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Prescription Opioid Misuse Leads to Binge Drinking

by on Saturday, August 24th, 2019

Prescription Opioid Misuse Leads to Binge Drinking

People often misuse prescription opioids and binge drinking at the same time. According to the Centers for Disease Control, one in five deaths from opioid abuse has had alcohol involved. A new study has shown that the link between prescription opioid misuse can lead one to binge drink and how important it is to treat both addictions.

What Happened in the Study

A study published in the American Journal of Preventive Medicine found that from 2012-2014, more than 4.2 million Americans who are aged 12 and older have misused opioids. More than half have engaged in binge drinking with the binge drinkers twice as likely to misuse opioids. Based on these findings, this can change the way that family physicians screen and care for patients who come in for opioid abuse, alcoholism, or both. Data from 2012, 2013, and 2014 National Survey on Drug Use and Health public use files for more than 160,000 respondents on their use of alcohol and prescription opioids within the past 30 days. The researchers also compared opioid misuse and binge drinking rates based on socio and economic factors.

The Results of the Study

The researchers defined binge drinking as consuming four or five drinks at once for females and five and more drinks for males. Prescription opioid misuse is considered using an opioid without a prescription or only for the experience or sensation purpose. Prescription opioid misuse was common among males ages 18-34, with a family income less than $20,000, and without health insurance. Binge drinking was also common among males ages 18-34, Caucasian adults, and adults with some college experience. Almost two-thirds of binge drinkers who misused prescription opioids were ages 26 or older.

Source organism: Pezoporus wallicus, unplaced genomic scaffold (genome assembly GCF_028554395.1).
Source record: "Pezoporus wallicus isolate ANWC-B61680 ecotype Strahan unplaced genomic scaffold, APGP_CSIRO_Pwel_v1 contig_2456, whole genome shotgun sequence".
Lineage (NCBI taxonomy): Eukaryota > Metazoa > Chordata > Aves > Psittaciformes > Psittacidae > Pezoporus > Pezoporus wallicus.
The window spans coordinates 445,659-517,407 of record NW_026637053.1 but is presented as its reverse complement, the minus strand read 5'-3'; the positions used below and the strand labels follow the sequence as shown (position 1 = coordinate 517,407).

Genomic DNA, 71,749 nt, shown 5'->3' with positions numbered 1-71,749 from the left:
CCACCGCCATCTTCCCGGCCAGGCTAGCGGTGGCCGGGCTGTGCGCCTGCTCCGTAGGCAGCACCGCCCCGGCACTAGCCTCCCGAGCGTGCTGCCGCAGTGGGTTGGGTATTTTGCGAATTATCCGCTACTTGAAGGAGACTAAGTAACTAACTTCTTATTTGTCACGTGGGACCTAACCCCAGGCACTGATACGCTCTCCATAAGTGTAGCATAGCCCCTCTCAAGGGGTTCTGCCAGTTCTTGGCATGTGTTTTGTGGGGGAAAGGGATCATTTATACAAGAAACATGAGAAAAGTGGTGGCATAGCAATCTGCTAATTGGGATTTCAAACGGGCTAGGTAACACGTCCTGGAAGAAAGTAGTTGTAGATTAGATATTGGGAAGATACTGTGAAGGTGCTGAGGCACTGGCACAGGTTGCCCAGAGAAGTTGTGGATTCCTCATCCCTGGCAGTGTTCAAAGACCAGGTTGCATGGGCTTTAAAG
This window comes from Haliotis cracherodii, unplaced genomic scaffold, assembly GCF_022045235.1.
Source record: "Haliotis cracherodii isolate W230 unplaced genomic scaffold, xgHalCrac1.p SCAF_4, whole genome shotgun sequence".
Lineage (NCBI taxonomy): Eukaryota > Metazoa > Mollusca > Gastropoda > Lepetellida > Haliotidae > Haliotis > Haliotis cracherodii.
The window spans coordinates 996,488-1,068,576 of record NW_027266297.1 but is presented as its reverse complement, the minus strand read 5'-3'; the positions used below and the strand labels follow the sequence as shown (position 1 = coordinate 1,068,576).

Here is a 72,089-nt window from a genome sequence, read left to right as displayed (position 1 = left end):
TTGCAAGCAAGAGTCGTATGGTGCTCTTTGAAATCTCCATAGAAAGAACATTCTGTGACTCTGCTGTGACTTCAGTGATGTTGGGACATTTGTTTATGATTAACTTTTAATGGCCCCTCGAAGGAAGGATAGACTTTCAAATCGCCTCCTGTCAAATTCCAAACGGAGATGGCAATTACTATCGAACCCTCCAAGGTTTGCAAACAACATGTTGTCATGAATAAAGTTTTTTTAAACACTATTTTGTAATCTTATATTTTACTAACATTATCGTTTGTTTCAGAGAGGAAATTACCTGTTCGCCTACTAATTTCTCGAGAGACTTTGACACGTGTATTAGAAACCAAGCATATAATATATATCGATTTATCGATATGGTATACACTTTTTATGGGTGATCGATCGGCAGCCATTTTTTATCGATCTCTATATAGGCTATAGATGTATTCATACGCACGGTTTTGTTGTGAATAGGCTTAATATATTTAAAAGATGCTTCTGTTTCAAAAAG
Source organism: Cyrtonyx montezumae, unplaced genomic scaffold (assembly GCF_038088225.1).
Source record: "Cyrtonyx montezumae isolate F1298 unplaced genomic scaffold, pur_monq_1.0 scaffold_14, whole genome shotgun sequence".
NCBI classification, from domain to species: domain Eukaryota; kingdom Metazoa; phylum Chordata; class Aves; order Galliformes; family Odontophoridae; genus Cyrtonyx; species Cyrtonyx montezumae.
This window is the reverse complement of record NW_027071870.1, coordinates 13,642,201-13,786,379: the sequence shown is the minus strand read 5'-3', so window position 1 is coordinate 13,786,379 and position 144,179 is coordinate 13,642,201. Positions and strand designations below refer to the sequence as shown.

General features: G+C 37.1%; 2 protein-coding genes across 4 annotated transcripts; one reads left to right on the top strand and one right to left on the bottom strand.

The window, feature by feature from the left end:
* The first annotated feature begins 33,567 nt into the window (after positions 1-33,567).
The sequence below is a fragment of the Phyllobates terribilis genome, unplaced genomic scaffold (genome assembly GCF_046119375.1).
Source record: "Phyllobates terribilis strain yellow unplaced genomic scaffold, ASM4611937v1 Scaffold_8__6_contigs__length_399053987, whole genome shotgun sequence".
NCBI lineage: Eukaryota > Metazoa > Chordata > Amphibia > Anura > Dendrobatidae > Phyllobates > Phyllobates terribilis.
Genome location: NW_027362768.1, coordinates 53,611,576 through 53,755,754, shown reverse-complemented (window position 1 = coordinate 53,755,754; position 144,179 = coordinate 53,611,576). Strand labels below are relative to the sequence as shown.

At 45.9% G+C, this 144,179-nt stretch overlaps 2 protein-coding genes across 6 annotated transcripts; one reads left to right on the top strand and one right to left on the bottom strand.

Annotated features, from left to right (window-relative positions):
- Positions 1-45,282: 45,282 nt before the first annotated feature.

Prescription opioid misuse was 3.5 times higher towards binge drinkers than nondrinkers and those who drank alcohol but did not binge drink. After adjusting age and sex factors, binge drinkers were 1.7 times more likely to misuse prescription opioids than nondrinkers. In those who reported one or two binge drinking moments during the past 30 days, the appearance of prescription opioid misuse was 2.4%. Those with 10 or more binge drinking episodes had a prevalence of 6.5%. This shows that prescription opioid misuse has increased with the frequency of binge drinking. Family physicians can do something. Screening patients for prescription opioid misuse and alcoholism as well as speaking of the dangers can make a difference in decreasing those statistics.

Located in Centennial, Colorado, Restoration Therapy works with patients who are struggling with addiction, intimacy disorders, and trauma who are seeking treatment. In order to offer patients a more holistic view on healthy sexuality, Restoration Therapy offers individualized and group therapy, workshops, psycho-educational classes, and more to restore the harm brought on by addiction and intimacy issues. For more information, please call us at (720) 446-6585 as we are open Monday through Friday from 8 a.m. to 8 p.m.

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